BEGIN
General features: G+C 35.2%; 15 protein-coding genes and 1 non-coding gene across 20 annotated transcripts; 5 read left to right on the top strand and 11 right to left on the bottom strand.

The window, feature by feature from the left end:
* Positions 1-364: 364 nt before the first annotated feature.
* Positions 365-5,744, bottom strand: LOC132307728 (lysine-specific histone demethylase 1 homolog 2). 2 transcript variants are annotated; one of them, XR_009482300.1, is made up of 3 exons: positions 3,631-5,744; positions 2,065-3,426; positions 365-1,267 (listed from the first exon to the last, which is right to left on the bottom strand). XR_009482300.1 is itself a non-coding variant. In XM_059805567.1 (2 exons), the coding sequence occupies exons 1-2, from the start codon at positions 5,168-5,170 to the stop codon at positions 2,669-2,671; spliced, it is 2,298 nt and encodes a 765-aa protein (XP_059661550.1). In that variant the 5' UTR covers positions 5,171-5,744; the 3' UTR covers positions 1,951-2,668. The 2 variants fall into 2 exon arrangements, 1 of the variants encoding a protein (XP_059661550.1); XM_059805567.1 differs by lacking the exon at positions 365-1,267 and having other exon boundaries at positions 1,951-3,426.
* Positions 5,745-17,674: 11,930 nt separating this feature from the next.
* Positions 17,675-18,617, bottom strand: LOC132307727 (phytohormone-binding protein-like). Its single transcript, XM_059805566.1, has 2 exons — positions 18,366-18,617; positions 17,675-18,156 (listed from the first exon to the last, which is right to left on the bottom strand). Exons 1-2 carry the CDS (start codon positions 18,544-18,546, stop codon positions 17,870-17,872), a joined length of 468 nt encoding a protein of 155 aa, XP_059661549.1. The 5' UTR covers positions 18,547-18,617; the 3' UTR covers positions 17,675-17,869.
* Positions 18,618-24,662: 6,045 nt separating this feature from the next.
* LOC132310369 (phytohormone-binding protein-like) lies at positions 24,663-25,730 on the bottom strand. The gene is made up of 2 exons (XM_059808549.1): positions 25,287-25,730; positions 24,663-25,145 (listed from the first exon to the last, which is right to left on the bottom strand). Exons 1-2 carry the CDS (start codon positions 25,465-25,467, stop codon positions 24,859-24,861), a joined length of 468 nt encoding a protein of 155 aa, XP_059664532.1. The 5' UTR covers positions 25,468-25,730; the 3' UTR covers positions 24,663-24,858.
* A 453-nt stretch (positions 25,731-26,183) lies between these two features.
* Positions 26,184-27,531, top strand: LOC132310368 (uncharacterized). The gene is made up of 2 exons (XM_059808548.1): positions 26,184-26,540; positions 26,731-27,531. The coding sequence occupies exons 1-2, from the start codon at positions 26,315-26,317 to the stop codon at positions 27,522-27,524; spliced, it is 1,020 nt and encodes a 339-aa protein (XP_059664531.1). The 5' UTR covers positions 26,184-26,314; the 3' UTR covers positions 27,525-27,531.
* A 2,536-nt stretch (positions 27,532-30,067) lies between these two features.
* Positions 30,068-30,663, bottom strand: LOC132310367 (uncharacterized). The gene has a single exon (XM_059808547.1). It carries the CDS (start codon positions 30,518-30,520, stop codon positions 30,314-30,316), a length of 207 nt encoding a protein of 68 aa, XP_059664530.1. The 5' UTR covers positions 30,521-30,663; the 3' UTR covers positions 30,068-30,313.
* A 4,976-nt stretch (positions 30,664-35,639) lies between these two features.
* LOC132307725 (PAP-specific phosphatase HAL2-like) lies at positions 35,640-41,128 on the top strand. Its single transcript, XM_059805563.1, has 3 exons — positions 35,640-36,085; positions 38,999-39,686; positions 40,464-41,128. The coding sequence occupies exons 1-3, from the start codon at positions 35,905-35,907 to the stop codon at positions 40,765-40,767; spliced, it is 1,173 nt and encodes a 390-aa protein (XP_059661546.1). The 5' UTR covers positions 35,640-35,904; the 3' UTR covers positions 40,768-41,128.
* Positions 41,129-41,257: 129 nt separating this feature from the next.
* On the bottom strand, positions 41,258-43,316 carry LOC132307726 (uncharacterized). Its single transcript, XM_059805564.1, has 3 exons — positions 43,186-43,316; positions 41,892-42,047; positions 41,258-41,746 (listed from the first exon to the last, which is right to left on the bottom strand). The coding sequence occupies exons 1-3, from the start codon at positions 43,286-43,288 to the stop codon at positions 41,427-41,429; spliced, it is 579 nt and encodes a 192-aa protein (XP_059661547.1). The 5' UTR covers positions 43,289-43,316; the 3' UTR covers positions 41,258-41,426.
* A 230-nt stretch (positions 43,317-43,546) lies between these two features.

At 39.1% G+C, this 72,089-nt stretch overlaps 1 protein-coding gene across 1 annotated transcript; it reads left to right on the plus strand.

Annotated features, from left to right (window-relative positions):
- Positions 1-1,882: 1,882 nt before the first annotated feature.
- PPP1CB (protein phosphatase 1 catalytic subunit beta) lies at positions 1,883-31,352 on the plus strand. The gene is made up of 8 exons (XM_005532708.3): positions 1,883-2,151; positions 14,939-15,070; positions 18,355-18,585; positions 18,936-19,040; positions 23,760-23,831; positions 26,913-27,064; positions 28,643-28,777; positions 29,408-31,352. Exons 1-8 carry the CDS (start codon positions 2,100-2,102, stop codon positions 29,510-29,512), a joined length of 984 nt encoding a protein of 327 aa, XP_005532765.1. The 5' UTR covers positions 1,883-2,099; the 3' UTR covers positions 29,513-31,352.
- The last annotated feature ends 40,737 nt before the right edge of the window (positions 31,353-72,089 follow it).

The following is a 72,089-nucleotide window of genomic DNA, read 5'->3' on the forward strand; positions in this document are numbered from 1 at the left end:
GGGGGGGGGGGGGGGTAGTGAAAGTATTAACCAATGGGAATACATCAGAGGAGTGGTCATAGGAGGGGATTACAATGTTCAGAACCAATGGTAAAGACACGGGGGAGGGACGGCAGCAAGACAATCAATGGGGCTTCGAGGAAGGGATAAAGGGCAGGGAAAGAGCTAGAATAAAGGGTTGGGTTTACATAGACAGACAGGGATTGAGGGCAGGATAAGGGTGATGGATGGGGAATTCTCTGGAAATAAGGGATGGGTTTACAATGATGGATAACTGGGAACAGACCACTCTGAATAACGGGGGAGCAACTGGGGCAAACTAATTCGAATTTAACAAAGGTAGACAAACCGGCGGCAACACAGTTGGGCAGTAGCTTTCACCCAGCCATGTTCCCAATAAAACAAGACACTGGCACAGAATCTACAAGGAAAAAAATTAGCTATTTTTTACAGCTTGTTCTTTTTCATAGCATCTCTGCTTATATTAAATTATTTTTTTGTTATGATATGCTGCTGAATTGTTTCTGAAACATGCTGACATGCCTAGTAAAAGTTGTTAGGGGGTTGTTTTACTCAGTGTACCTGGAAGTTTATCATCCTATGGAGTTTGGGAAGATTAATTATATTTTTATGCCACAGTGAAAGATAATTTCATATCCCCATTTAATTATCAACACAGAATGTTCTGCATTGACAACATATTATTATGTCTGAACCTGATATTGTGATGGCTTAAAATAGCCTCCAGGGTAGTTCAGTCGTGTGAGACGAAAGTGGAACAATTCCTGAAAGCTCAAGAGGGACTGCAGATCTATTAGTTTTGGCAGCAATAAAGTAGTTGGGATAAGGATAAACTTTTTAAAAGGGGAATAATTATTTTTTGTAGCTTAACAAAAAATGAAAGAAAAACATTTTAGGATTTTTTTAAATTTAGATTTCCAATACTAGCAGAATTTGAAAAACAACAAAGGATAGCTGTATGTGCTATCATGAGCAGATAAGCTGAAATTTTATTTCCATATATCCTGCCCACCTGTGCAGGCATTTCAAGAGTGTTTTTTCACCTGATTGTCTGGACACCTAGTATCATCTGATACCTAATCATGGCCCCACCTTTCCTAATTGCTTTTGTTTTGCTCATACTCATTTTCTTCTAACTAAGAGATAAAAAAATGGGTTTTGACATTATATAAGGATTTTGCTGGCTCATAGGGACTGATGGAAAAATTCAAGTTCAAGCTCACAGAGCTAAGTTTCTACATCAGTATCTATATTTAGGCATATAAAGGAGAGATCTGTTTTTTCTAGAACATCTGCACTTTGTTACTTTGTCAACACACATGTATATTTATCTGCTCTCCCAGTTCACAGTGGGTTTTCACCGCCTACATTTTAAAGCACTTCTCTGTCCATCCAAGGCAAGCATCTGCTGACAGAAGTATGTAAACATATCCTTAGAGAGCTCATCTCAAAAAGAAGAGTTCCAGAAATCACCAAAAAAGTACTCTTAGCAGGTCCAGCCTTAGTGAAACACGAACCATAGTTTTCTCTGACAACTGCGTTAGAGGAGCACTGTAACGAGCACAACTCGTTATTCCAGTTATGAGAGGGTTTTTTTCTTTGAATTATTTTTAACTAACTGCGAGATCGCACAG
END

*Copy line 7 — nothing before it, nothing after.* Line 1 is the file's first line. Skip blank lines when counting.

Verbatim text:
* Positions 18,618-24,662: 6,045 nt separating this feature from the next.